Friday, June 26, 2009

Mosley: Deal reached for unified F1 championship

(by Associated Press 6-24-09)

PARIS (AP) - FIA president Max Mosley reached a deal Wednesday to stop eight rebel Formula One teams from forming a breakaway series but now will not seek re-election.

Mosley agreed to the Formula One Teams Association's demand to scrap a voluntary $65 million budget cap for next season.

Instead, a watered-down agreement over cost-cutting was approved by the FOTA members — Ferrari, McLaren, BMW Sauber, Renault, Toyota, Red Bull, Toro Rosso and Brawn GP.

"There will be no split. We have agreed to a reduction of costs," Mosley said. "There will be one F1 championship, but the objective is to get back to the spending levels of the early '90s within two years."

Mosley said the deal still maintains the "financial viability" of teams that he had been targeting with the initial cap. As part of the agreement, existing teams must help new outfits with their engines and chassis.

Mosley has been the president of the FIA, the international automobile federation that governs Formula One, since 1993. His leadership style has been criticized as too autocratic, and many of the teams blamed him for precipitating the split between FOTA and the FIA. Still, Mosley announced over the weekend that he was seriously considering running for a fifth term.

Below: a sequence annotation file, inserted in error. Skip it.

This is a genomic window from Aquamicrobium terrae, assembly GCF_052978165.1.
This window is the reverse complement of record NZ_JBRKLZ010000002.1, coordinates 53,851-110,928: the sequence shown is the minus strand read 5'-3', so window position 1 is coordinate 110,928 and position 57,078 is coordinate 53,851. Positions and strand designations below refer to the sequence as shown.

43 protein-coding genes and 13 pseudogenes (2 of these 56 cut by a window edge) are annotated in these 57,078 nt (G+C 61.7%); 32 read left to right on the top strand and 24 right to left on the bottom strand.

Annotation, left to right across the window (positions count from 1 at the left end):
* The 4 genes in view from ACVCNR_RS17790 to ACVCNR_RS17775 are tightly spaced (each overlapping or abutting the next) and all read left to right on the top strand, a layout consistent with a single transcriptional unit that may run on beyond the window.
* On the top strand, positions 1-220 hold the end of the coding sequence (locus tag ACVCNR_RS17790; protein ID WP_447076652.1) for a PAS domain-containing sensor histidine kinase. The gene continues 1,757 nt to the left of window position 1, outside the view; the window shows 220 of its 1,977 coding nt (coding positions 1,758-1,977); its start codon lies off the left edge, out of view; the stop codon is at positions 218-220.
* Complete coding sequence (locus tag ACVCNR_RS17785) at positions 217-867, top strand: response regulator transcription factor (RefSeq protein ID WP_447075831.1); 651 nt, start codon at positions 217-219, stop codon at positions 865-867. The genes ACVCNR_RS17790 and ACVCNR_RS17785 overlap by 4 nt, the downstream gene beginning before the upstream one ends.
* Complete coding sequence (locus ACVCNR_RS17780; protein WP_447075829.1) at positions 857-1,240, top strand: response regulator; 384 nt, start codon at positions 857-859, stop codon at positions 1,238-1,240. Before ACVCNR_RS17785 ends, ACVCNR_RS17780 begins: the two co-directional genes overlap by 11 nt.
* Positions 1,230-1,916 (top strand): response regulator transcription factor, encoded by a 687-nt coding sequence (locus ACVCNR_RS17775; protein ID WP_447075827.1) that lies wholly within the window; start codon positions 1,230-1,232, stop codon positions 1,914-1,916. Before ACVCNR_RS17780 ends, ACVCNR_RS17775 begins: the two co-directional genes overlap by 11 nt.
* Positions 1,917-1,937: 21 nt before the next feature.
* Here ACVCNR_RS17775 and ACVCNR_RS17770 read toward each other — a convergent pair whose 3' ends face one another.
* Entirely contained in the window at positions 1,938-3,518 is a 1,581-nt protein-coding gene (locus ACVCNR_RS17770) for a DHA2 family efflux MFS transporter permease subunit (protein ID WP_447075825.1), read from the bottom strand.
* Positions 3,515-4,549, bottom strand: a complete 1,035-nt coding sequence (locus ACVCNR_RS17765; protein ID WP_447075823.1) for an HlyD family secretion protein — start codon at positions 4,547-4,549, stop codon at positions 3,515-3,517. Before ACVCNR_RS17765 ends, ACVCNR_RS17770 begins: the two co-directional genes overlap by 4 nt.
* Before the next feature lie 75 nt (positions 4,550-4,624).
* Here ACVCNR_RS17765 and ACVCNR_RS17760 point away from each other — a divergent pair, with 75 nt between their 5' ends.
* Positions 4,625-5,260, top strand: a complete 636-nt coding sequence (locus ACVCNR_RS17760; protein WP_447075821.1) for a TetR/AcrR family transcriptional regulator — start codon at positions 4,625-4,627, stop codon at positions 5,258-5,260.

"I will not be up for re-election now we have peace," Mosley said at FIA's Paris headquarters.

"This for me is an enormous relief," he added, referring to "personal difficulties" he has faced.

His son, Alexander Mosley, was found dead at his luxury apartment May 5 after an accidental drug overdose.

The 69-year-old FIA president, the son of former British fascist leader Oswald Mosley, was at the center of a media frenzy last year when a tabloid newspaper reported he took part in a sadomasochistic orgy with five prostitutes in London. A video of the incident was widely circulated on the Internet.

Mosley successfully sued the News of the World for invasion of privacy.

The episode brought calls for Mosley's ouster as FIA president, but he won an overwhelming vote of confidence to stay on.

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